Player Style Clustering
Researchers from the University of York, Leibniz University, Germany, and Microsoft Research have presented a novel study of player style clustering using visual information alone, rather than game variables.
The paper was presented at the 2020 International Conference on the Foundations of Digital Games (FDG) which this year took place in a virtual format.
In video games, player clustering (grouping behavioural patterns) has several potential applications. For example, it can be used to evaluate the composition of a game’s player base or to generate AI agents with particular playing styles. These agents can then be used to test new game content or to enhance a player’s gaming experience.
Most current player clustering techniques focus on the use of internal game variables (for example a player character’s health score) however this approach presents several issues. Source code access is required to log game variables which limits the data sources that can be used. Additionally, the choice of game variables can also introduce unintended bias in the types of play style extracted.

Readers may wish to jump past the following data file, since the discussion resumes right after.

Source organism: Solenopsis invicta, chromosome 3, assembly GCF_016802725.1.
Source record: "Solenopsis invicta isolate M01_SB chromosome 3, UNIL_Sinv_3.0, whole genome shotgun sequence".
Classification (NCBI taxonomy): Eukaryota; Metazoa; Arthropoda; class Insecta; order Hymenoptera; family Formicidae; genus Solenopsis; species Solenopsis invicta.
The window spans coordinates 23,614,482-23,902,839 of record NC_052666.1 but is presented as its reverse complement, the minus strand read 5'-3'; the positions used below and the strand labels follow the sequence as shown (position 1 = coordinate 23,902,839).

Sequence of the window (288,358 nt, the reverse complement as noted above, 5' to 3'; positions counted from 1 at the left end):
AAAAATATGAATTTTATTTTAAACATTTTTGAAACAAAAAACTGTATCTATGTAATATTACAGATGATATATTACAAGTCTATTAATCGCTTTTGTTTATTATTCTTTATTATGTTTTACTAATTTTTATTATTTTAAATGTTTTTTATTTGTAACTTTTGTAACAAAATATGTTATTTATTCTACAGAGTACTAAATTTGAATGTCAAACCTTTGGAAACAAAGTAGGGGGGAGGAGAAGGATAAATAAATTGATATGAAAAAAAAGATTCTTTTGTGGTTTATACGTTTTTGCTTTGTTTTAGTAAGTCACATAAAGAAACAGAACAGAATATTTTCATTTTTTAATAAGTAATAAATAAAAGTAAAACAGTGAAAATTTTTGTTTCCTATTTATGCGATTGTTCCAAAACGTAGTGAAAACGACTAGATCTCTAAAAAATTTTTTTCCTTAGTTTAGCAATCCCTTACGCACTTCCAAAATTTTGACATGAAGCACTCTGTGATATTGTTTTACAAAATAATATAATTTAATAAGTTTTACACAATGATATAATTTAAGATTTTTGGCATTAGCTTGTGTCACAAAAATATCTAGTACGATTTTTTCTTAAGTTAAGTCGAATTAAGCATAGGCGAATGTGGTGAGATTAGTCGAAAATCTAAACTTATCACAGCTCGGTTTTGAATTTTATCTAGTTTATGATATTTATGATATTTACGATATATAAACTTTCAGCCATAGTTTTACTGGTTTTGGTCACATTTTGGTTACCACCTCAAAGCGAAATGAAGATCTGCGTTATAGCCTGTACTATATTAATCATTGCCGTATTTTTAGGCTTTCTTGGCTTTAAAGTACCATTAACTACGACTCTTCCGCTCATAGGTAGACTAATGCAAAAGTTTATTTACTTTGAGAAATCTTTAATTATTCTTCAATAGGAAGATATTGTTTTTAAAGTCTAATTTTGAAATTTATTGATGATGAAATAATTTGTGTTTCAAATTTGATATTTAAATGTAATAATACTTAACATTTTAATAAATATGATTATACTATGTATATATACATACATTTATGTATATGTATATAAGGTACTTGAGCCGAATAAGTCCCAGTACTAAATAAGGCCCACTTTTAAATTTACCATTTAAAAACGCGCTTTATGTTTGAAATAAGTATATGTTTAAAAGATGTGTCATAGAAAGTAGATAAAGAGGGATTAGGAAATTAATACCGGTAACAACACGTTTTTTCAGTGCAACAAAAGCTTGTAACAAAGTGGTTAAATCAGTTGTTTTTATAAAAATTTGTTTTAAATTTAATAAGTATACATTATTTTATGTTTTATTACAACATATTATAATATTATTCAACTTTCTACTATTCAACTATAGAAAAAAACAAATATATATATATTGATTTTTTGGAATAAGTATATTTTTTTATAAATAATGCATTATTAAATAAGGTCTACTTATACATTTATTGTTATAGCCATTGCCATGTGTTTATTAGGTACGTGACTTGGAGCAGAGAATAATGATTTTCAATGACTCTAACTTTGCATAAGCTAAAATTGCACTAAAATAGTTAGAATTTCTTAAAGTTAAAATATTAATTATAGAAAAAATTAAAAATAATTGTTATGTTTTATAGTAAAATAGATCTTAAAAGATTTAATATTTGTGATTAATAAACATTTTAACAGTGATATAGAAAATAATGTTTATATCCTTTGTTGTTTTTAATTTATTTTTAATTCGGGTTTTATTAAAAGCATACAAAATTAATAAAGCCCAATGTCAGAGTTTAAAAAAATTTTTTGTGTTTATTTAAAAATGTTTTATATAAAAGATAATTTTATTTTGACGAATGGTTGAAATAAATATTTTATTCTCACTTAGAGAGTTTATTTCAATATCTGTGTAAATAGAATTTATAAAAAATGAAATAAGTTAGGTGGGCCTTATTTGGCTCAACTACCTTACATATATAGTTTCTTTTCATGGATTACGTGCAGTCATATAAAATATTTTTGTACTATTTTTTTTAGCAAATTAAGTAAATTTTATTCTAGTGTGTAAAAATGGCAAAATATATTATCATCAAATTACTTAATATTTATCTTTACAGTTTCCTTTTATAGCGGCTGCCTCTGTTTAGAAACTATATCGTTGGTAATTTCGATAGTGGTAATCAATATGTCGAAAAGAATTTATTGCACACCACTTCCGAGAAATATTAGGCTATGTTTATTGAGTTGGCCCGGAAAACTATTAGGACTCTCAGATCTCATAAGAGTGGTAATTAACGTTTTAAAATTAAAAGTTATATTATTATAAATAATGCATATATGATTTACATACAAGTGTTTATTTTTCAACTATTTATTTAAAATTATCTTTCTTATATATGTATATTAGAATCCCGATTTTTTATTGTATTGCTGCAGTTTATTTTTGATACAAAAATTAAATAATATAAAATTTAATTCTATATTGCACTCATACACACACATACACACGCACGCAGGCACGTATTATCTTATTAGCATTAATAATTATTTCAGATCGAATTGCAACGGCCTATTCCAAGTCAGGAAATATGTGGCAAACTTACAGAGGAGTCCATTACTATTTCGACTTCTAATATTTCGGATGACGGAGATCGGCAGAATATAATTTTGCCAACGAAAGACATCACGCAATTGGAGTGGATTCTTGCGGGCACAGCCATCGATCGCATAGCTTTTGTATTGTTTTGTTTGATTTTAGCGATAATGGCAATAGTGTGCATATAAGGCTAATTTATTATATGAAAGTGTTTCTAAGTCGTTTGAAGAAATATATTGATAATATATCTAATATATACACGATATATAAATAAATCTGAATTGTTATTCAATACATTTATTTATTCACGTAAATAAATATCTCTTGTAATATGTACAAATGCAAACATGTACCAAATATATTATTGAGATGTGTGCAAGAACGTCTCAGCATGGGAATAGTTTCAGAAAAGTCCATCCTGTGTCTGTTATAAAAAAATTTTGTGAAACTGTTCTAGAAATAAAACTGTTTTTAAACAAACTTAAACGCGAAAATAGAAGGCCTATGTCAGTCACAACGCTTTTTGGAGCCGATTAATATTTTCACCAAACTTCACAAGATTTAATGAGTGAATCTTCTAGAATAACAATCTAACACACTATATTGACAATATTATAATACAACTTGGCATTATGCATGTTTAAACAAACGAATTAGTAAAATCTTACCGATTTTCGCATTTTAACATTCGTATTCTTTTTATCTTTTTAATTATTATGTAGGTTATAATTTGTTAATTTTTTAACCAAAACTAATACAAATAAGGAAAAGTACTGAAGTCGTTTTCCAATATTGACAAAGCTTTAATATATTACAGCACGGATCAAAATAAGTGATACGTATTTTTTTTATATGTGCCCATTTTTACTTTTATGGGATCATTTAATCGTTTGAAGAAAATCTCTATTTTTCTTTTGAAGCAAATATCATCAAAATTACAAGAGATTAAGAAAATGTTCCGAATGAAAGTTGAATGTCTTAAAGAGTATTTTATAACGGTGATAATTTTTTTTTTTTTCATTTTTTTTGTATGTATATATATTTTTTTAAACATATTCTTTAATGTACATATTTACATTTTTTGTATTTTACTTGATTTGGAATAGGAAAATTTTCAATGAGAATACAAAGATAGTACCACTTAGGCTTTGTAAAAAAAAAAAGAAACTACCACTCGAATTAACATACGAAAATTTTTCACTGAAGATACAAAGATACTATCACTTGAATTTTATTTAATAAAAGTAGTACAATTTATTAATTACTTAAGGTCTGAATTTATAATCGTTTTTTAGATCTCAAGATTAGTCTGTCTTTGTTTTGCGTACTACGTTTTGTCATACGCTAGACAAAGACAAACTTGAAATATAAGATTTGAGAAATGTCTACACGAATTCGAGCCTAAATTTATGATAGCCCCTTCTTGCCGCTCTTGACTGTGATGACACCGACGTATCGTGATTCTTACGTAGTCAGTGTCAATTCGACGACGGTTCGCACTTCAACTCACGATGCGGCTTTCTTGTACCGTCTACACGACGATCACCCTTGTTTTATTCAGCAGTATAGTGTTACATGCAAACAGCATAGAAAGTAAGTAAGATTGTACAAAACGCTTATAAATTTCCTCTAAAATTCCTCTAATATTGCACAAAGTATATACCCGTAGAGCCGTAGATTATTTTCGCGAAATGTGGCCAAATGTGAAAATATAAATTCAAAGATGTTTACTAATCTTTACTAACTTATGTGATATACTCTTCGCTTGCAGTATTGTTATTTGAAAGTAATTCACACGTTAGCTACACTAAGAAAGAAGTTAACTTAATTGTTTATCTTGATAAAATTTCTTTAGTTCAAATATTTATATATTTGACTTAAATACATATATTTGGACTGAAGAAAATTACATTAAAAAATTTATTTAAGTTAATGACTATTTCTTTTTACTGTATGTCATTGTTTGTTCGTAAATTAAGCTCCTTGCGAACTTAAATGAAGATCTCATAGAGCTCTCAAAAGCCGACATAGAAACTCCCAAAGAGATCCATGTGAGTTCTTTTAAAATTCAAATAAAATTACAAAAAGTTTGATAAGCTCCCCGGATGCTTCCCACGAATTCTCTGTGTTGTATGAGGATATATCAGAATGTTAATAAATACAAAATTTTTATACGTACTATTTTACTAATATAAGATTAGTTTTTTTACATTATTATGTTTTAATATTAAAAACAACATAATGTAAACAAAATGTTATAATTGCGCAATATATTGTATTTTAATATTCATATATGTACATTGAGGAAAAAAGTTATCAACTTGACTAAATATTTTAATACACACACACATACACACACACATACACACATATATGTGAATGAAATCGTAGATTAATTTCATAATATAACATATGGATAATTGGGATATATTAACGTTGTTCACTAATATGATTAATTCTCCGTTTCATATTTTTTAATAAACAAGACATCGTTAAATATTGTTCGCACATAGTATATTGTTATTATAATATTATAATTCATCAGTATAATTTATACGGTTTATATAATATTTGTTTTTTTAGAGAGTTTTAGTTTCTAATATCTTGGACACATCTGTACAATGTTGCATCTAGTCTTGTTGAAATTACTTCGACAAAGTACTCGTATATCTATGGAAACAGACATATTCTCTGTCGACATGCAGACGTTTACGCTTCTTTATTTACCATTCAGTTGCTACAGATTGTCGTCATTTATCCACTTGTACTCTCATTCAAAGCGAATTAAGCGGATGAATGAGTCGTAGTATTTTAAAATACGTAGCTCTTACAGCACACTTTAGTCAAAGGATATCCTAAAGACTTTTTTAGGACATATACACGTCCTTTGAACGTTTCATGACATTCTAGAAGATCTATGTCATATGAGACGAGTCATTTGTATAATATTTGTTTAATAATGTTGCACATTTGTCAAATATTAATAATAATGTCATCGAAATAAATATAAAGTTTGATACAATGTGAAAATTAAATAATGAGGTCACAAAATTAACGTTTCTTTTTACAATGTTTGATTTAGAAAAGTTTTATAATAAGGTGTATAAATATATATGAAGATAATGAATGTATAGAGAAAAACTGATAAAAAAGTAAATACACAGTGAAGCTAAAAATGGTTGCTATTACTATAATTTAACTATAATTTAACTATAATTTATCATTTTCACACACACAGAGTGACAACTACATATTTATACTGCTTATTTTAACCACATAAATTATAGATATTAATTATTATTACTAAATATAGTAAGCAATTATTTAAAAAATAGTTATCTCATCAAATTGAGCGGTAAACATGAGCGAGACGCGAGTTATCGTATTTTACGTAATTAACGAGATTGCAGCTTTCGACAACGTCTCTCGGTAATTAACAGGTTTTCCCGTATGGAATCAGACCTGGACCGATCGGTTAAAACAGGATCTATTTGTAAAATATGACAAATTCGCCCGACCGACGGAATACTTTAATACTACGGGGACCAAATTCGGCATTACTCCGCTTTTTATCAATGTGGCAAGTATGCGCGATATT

Researchers developed and combined two algorithms with different functions to allow clustering from raw game play videos. The work enables play style clustering based on visual information alone.
This was achieved by the use of a hybrid frame encoder that aims to learn representations that contain both high level game variables and visual information, and a clustering approach that does not require prior knowledge as to how many play styles exist within the data.
The researchers cite several avenues that could be explored to build upon their work, including experiments on additional game environments with a greater range of play styles, and exploring if the proposed methods can determine team-based strategies rather than individual behaviours.